KingsbridgeVan Cortlandt Village

Scenes from Childhood, 1965

This is the Bronx, and you will find beauty here only unexpectedly. The street names lack resonance; no one dresses with style; the usual complaints are made on the supermarket lines.

The absence of things to see kept me indoors when I was young. I didn’t want to belong to this borough of broken sidewalks and looming apartment buildings: I never dawdled by the benches of the playground with boys and girls my age. I sat in my room reading of horseback rides at night, of duels, of happiness achieved, and daydreamed of mountains and castles far from our eleventh-floor apartment. Or else I looked across the street at a thin tree, its leaves a shiny green in April. When the wind rode down the hilly street, the leaves shook: the shadows of the branches moved on a red brick wall. There was my beauty. 

Our household was consecrated to two ideas, both my mother’s. She had made herself a marshal of order and cleanliness. Everything had its place, including me, but it is hard for youth to understand that sort of perfection. I was often found out of order: reading when I ought to have been practicing the piano, or standing by the open refrigerator, snack in hand, just before dinner. My mother would discipline me with a quick slap. My father would ambush me. “Who eats a slice of cheese before dinner?” How lonely I felt when posed a question that had no answer!

My mother believed in her second idea as fervently as the first. When she and I were alone, she told me of the insults she suffered from my father’s family. As a child I failed to grasp whatever nuances pricked her. In her repetition of my grandmother’s “insults,” I heard only the tiresome talk of adults.

At the age of eleven I was briefly inspired to devote my life to God. I would be a nun. We were Jewish; all I knew about the religion of nuns was that they lived together. I thought the old stone house near our synagogue could serve as a Jewish nunnery. Dressed in blue and white, the colors of Israel, I imagined living there, away from my parents, and talking to no one. Every day I would go to prayers. For how beautiful were the voices that sang the Etz Chaim as the Torah was carried around!  My spirits soared when a woman’s voice hovered above the singing congregation.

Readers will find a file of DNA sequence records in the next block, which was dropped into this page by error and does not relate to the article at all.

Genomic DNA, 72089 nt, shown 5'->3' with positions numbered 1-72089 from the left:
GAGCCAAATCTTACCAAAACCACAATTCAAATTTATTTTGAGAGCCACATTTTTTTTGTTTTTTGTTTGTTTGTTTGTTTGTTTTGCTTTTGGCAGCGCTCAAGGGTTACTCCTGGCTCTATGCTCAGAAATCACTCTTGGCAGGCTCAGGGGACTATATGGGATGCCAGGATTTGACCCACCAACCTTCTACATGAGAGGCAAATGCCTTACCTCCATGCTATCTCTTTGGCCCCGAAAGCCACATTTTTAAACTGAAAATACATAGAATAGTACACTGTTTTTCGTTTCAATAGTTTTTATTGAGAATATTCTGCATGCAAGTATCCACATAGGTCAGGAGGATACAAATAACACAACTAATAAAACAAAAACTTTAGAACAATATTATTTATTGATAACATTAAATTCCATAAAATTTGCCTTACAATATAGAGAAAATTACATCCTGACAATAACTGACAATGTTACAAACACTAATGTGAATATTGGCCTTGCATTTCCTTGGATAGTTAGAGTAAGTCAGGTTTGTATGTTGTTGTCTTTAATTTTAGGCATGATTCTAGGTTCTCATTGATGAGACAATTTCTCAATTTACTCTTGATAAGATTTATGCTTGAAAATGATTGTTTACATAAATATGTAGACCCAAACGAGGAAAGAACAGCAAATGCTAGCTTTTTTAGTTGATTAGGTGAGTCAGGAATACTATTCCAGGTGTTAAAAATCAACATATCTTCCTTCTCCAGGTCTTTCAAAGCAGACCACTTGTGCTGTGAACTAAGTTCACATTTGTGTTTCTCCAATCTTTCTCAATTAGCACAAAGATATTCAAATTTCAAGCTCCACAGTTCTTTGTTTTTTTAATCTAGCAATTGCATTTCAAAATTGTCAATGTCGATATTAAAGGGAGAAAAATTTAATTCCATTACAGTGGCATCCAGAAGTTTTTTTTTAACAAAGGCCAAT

I told my mother.

“Jews can’t be nuns,” she said in anger.

We were in the living room. She was reading the newspaper with her half glasses and although it was getting dark, she hadn’t yet turned on the lamp. I had nothing to do. I dared not read the book I bought that afternoon: if she saw it, she would not like it. I didn’t want to practice the piano and break the stillness, which I thought was holy. I sat on the rug, my knees drawn up to my chest and looked out the window at the blank autumn sky. I shut my eyes. “There is nothing,” a voice—my bad angel—said. I opened my eyes, afraid of something indefinable and saw that the living room had continued placidly as before. I closed my eyes again and tried to draw something holy out of my fears.

She switched on the lamp at the same time that my father turned the key in the apartment door lock. I opened my eyes to see my mother glance from the newspaper to her watch. “Hello,” my father said to us as he stepped into the foyer. His voice had a sarcastic tinge; already we were in his dull, pedantic grip. He hung up his coat and laid his vinyl attaché case on the hall cabinet. My mother did not say hello. She folded the newspaper and, as she put it on the footstool in front of her chair, said, “She wants to be a nun.”